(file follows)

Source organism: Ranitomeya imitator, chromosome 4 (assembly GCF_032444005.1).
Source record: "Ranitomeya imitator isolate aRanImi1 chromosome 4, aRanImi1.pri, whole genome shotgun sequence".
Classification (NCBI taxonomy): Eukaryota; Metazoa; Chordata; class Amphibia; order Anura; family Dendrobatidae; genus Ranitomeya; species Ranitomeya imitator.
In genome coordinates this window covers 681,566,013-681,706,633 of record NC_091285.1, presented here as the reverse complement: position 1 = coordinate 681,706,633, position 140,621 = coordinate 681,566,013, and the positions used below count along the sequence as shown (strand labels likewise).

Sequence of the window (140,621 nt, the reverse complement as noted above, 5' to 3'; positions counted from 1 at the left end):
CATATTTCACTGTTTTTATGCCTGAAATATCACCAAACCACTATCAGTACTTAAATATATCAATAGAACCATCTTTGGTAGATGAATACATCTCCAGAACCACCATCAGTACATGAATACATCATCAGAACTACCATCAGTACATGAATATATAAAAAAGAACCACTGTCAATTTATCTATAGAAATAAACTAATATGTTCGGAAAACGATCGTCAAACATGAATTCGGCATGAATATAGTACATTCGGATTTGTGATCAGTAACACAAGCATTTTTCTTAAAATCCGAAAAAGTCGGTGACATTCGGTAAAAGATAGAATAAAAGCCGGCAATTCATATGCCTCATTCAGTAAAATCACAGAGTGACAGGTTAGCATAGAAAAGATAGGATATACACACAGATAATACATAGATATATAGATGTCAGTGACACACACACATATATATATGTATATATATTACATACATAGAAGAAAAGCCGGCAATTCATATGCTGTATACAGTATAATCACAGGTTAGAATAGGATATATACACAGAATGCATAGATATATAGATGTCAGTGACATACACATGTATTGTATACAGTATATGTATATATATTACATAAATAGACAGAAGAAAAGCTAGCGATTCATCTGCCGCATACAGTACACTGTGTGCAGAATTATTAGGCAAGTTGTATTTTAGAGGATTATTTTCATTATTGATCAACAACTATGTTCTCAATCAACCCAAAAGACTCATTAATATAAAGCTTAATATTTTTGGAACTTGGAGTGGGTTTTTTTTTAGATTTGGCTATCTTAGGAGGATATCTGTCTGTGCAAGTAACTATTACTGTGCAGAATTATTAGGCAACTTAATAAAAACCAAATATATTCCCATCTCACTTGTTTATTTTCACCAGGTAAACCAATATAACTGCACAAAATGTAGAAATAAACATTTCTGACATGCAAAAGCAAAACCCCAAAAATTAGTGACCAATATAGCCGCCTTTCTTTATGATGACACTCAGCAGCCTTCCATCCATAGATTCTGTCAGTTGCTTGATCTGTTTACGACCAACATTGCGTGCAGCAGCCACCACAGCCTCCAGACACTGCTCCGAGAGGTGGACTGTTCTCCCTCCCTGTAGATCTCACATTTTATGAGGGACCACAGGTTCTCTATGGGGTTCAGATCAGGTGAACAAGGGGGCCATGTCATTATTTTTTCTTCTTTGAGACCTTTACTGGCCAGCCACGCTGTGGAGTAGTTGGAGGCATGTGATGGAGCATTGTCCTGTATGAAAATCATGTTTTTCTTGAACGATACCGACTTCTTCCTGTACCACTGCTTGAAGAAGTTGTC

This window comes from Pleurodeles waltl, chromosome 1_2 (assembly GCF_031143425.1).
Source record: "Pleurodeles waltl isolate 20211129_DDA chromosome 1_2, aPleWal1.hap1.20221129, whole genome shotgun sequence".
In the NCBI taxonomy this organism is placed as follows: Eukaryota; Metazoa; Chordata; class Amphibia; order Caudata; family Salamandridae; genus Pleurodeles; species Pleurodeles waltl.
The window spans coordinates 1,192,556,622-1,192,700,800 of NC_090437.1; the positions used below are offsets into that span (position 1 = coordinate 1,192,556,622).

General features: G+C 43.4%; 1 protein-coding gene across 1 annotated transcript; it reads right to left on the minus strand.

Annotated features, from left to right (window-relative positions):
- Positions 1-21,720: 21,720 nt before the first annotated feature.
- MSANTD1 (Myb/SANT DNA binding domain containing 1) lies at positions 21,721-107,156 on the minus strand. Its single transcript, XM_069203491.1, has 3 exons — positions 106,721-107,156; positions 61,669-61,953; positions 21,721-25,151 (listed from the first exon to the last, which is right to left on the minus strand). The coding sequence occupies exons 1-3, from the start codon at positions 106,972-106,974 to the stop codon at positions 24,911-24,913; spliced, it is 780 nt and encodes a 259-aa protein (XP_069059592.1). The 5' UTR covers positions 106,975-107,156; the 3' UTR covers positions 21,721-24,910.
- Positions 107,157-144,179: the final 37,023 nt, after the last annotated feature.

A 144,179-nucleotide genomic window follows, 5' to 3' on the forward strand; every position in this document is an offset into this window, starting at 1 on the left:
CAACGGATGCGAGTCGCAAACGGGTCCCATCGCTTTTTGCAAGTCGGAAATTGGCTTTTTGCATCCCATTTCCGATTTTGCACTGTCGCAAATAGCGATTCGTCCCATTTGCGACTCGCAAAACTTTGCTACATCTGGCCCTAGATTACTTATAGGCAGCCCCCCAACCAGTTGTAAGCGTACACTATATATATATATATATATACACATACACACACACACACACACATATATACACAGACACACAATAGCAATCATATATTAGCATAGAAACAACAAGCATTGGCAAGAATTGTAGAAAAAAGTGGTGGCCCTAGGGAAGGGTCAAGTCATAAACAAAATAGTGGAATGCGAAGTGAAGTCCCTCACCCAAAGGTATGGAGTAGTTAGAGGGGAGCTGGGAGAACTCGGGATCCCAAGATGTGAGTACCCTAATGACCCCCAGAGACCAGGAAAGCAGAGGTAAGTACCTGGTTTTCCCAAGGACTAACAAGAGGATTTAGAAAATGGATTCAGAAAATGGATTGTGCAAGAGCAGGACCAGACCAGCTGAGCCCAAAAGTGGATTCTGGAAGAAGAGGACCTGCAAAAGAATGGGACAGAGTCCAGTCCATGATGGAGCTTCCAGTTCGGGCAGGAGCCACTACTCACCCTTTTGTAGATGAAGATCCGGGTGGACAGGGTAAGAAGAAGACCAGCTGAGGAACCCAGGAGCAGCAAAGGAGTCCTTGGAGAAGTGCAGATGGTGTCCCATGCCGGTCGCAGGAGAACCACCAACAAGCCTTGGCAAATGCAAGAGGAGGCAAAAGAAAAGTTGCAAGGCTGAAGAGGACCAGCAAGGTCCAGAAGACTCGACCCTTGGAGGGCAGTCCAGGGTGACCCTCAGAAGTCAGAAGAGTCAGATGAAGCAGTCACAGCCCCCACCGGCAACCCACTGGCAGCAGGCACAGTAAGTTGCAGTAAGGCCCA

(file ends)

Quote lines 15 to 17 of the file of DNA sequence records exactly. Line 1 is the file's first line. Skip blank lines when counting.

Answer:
- Positions 107,157-144,179: the final 37,023 nt, after the last annotated feature.

A 144,179-nucleotide genomic window follows, 5' to 3' on the forward strand; every position in this document is an offset into this window, starting at 1 on the left:
CAACGGATGCGAGTCGCAAACGGGTCCCATCGCTTTTTGCAAGTCGGAAATTGGCTTTTTGCATCCCATTTCCGATTTTGCACTGTCGCAAATAGCGATTCGTCCCATTTGCGACTCGCAAAACTTTGCTACATCTGGCCCTAGATTACTTATAGGCAGCCCCCCAACCAGTTGTAAGCGTACACTATATATATATATATATATACACATACACACACACACACACACATATATACACAGACACACAATAGCAATCATATATTAGCATAGAAACAACAAGCATTGGCAAGAATTGTAGAAAAAAGTGGTGGCCCTAGGGAAGGGTCAAGTCATAAACAAAATAGTGGAATGCGAAGTGAAGTCCCTCACCCAAAGGTATGGAGTAGTTAGAGGGGAGCTGGGAGAACTCGGGATCCCAAGATGTGAGTACCCTAATGACCCCCAGAGACCAGGAAAGCAGAGGTAAGTACCTGGTTTTCCCAAGGACTAACAAGAGGATTTAGAAAATGGATTCAGAAAATGGATTGTGCAAGAGCAGGACCAGACCAGCTGAGCCCAAAAGTGGATTCTGGAAGAAGAGGACCTGCAAAAGAATGGGACAGAGTCCAGTCCATGATGGAGCTTCCAGTTCGGGCAGGAGCCACTACTCACCCTTTTGTAGATGAAGATCCGGGTGGACAGGGTAAGAAGAAGACCAGCTGAGGAACCCAGGAGCAGCAAAGGAGTCCTTGGAGAAGTGCAGATGGTGTCCCATGCCGGTCGCAGGAGAACCACCAACAAGCCTTGGCAAATGCAAGAGGAGGCAAAAGAAAAGTTGCAAGGCTGAAGAGGACCAGCAAGGTCCAGAAGACTCGACCCTTGGAGGGCAGTCCAGGGTGACCCTCAGAAGTCAGAAGAGTCAGATGAAGCAGTCACAGCCCCCACCGGCAACCCACTGGCAGCAGGCACAGTAAGTTGCAGTAAGGCCCA